Even in Iowa, a dovish state where Paul holds strong favorability ratings, the appetite for increased military interventionism against ISIS is high. In a new Bloomberg survey, nearly half of Republicans ranked "more aggressively pursuing terrorists" as a leading issue out of 10 tested, ranking a close second behind repealing Obamacare.
But as the country is taking a hawkish turn, Paul has instead veered to the left. He's the only Senate Republican opposing the reimplementation of tough sanctions on Iran, cosponsoring a less-punitive alternative bill with liberal Sen. Barbara Boxer. He's one of the few Republicans to support President Obama's push to normalize relations with Cuba, making him the only Republican presidential candidate to take that position. When he spoke to an ostensibly friendly, libertarian-minded audience at the Koch-backed Freedom Partners summit last month, Paul received a cool reception for his foreign policy views while Sen. Marco Rubio's more-hawkish views received an enthusiastic response.
Paul's positions have become so out-of-step with the Republican electorate that even those who agree with him on foreign policy are sounding bearish about his chances. "If we are being honest, the 2014 election re-empowered and reinvigorated the party's hawks," correspondent Michael Brendan Dougherty wrote in The Week.
If the election was taking place in 2008, with a war-weary public, Paul's views might be getting more traction. Or if foreign policy was playing a secondary role in politics, as it did throughout Obama's first term, Paul's path to the nomination would be a little clearer. But even Paul understands the political reality of running as a dove in a hawkish party. Last September, he wrote an op-ed in Time magazine declaring he "was not an isolationist" in the wake of newfound terrorist threats—saying he would have acted more "strongly and decisively against ISIS" than Obama. More recently, however, he's been abandoning the pose that his noninterventionism constitutes toughness.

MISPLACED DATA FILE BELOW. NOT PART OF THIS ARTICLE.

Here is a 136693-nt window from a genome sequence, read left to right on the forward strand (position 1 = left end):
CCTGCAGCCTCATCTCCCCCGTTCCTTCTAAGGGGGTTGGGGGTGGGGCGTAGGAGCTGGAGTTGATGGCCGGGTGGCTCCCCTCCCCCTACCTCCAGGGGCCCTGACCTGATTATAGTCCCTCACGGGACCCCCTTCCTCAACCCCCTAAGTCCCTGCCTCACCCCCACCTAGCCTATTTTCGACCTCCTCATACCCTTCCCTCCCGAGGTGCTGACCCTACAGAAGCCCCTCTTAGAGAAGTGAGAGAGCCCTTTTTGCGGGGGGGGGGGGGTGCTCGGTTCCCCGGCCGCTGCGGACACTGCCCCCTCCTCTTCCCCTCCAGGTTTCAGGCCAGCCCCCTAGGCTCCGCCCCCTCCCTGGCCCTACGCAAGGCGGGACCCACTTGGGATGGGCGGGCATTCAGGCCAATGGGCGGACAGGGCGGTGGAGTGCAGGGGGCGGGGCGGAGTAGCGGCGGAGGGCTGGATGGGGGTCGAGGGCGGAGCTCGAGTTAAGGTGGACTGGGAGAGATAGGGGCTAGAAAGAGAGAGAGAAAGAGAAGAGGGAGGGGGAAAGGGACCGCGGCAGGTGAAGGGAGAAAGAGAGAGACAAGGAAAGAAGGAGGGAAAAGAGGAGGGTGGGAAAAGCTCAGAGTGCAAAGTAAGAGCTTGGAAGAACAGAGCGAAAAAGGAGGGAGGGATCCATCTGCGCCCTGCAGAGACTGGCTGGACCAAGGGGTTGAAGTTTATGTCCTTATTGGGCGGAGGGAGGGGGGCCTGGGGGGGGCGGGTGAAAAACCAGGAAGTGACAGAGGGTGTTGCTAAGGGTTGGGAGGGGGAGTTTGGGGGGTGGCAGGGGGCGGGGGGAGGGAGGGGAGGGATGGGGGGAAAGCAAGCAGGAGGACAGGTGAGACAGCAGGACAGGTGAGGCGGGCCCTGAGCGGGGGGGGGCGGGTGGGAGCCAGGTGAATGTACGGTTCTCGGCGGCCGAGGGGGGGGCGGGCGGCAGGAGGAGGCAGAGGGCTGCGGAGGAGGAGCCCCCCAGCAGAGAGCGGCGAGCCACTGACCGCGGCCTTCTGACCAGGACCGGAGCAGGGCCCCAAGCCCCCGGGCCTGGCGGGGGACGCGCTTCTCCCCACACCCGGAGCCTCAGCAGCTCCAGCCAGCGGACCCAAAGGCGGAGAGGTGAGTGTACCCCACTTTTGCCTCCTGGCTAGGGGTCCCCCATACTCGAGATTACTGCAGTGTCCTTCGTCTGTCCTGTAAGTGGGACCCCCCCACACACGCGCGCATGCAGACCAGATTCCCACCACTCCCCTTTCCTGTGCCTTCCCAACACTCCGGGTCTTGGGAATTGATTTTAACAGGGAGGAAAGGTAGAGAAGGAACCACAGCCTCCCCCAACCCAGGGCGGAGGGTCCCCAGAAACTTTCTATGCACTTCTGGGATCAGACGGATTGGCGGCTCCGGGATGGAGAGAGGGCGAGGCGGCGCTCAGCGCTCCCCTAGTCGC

To be sure, there's a small but vocal constituency within the GOP that favors Paul's cautious positioning on foreign policy. Despite his heterodox views, Paul still holds strong favorability ratings among Republican voters. And in such a crowded field, a candidate who can build up a strong, reliable core of supporters will have a shot to win the nomination. He could conceivably get traction by pressing more-hawkish GOP candidates on whether they support sending troops to the Middle East—a position that draws less support, but still majority backing among Republicans.
Yet it's still telling how most of his Republican opponents aren't even hedging their bets on a more assertive American foreign policy. On ABC's This Week, Wisconsin Gov. Scott Walker bolstered his hawkish bona fides by declaring support for American troops being deployed into Syria if necessary to defeat ISIS. This week, Rubio led Senate Foreign Relations subcommittee hearings decrying the president's policy in Cuba. Jeb Bush has laid out a foreign policy vision that sounds awfully similar to his brother's, calling for sustained American engagement across the globe. It's hard to find any Republicans who don't sound like George W. Bush on the subject.